Feeds

Eidos reverses profit warning

Despite rumblings from the Core

  • alert
  • submit to reddit

Secure remote control for conventional and virtual desktops

Games publisher Eidos has said that the problems it had getting Tomb Raider: Angel of Darkness out before the end of its previous financial year won't affect the company's performance after all.

This after making such a song and dance over the fact that it would. But then the news does appear to be being used to mask tough action being taken at the company's Tomb Raider subsidiary, Core Design.

On 27 June, the company issued a profit warning. "While some units may ship within the current financial year [ending 30 June], up to one million units will ship in July, the first month of the next financial year," it said, and added: "This has led the Board to significantly reduce its expectations for profit before tax for the financial year."

Not any longer. Today, Eidos said: "It will now meet the original market expectation for operating profit pre-goodwill for the financial year to 30 June 2003 that prevailed prior to its announcement of 27 June."

So that's all right then? Well, not necessarily. The key phrase to note is 'pre-goodwill', so accounting for that may take the company's final profit below where it might have been had the Tomb Raider release gone to plan.

In the end, says Eidos, only 500,000 Tomb Raider units failed to ship ahead of the 30 June deadline, reducing the hit the company was going to have to take on FY2003 profits. It also says that "strong sell through of products shipped in the last quarter and increased license activity" played a part in covering for the lost Tomb Raider sales.

Eidos will report its FY2003 results on 4 September. The final figures will also be boosted by a £11.4 million ($18.52 million) tax repayment courtesy of the Inland Revenue. That will lead to a "significant increase in net profit", Eidos said.

While that's good news for Eidos shareholders, its staff at Core Design are unlikely to be too happy. Following the Tomb Raider release debacle, Eidos Development Director Jeremy Heath-Smith resigned from the company, and relinquished his role as Core Design Managing Director.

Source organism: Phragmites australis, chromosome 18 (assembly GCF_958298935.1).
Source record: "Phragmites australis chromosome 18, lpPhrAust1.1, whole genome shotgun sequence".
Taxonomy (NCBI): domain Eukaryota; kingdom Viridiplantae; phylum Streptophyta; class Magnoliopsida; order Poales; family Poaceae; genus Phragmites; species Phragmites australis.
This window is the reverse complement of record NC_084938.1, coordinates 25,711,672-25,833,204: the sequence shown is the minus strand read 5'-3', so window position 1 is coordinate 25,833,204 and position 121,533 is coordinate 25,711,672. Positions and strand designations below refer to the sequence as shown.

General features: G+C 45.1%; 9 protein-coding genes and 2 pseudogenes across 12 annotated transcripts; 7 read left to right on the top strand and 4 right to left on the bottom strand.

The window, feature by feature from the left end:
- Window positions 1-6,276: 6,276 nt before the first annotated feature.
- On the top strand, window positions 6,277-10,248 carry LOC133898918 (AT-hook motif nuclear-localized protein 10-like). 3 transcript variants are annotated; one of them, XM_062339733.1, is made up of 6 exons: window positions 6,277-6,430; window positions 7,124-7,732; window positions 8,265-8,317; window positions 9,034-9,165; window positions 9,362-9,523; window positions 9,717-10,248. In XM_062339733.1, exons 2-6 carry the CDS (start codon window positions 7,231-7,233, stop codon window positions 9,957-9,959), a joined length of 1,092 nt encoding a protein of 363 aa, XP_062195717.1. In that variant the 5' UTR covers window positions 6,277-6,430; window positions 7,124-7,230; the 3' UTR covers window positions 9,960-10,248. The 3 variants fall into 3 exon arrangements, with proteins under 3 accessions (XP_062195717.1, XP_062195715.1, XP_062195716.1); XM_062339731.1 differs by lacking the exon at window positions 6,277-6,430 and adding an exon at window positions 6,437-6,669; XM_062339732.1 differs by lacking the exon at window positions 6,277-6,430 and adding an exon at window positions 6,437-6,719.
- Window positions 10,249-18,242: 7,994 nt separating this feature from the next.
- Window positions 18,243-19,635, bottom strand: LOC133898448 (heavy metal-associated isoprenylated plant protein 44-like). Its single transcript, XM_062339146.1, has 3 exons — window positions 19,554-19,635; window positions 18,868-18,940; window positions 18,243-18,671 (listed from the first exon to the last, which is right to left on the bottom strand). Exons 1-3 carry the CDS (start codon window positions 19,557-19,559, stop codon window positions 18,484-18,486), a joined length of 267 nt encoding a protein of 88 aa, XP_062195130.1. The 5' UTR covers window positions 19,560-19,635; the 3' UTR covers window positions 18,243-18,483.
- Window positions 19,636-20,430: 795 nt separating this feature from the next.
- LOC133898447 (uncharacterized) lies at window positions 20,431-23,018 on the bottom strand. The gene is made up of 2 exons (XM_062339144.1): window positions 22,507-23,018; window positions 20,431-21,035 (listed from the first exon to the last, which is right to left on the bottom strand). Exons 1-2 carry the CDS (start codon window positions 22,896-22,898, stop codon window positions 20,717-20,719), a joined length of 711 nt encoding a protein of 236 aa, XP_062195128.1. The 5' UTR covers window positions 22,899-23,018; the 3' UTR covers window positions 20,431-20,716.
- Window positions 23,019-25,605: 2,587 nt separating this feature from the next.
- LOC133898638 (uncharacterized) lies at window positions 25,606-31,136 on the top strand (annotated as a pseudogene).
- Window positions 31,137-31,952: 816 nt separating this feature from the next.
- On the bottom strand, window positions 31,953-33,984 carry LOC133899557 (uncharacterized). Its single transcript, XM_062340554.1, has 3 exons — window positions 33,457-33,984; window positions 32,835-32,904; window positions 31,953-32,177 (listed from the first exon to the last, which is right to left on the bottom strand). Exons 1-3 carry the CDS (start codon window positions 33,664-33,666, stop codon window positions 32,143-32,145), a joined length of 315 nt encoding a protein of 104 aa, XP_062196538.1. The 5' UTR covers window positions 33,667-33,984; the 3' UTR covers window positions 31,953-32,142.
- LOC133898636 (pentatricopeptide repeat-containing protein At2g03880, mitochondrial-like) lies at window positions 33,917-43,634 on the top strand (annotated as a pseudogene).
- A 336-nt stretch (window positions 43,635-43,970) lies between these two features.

Core Design, a wholly owned Eidos subsidiary, developed the Tomb Raider series in the first place. Now it has had responsibility for the games taken away from it - Eidos will "transfer development of the franchise to its Crystal Dynamics studio in the US".

After five games - the most recent widely criticised as poor successors to the first ones in the series - Core is probably sick of the whole franchise and glad to see the back of it. But the Eidos' boards ire doesn't end there.

Following a "review of the Tomb Raider franchise and the studio operations of Core Design", Eidos will "now be evaluating the Core Design studio's on-going direction and contribution as part of the Group's overall development capabilities". The sounds suspiciously like a 'heads will roll' statement, though whether to appease shareholders or to address real problems at Core, we can't say. ®

Related Stories

Tomb Raider developer chief quits Eidos board
Eidos issues profit warning

Intelligent flash storage arrays

More from The Register

next story
MI6 oversight report on Lee Rigby murder: US web giants offer 'safe haven for TERRORISM'
PM urged to 'prioritise issue' after Facebook hindsight find
Assange™ slumps back on Ecuador's sofa after detention appeal binned
Swedish court rules there's 'great risk' WikiLeaker will dodge prosecution
NSA mass spying reform KILLED by US Senators
Democrats needed just TWO more votes to keep alive bill reining in some surveillance
'Internet Freedom Panel' to keep web overlord ICANN out of Russian hands – new proposal
Come back with our internet! cries Republican drawing up bill
prev story

Whitepapers

Why and how to choose the right cloud vendor
The benefits of cloud-based storage in your processes. Eliminate onsite, disk-based backup and archiving in favor of cloud-based data protection.
A strategic approach to identity relationship management
ForgeRock commissioned Forrester to evaluate companies’ IAM practices and requirements when it comes to customer-facing scenarios versus employee-facing ones.
Go beyond APM with real-time IT operations analytics
How IT operations teams can harness the wealth of wire data already flowing through their environment for real-time operational intelligence.
The total economic impact of Druva inSync
Examining the ROI enterprises may realize by implementing inSync, as they look to improve backup and recovery of endpoint data in a cost-effective manner.
Reg Reader Research: SaaS based Email and Office Productivity Tools
Read this Reg reader report which provides advice and guidance for SMBs towards the use of SaaS based email and Office productivity tools.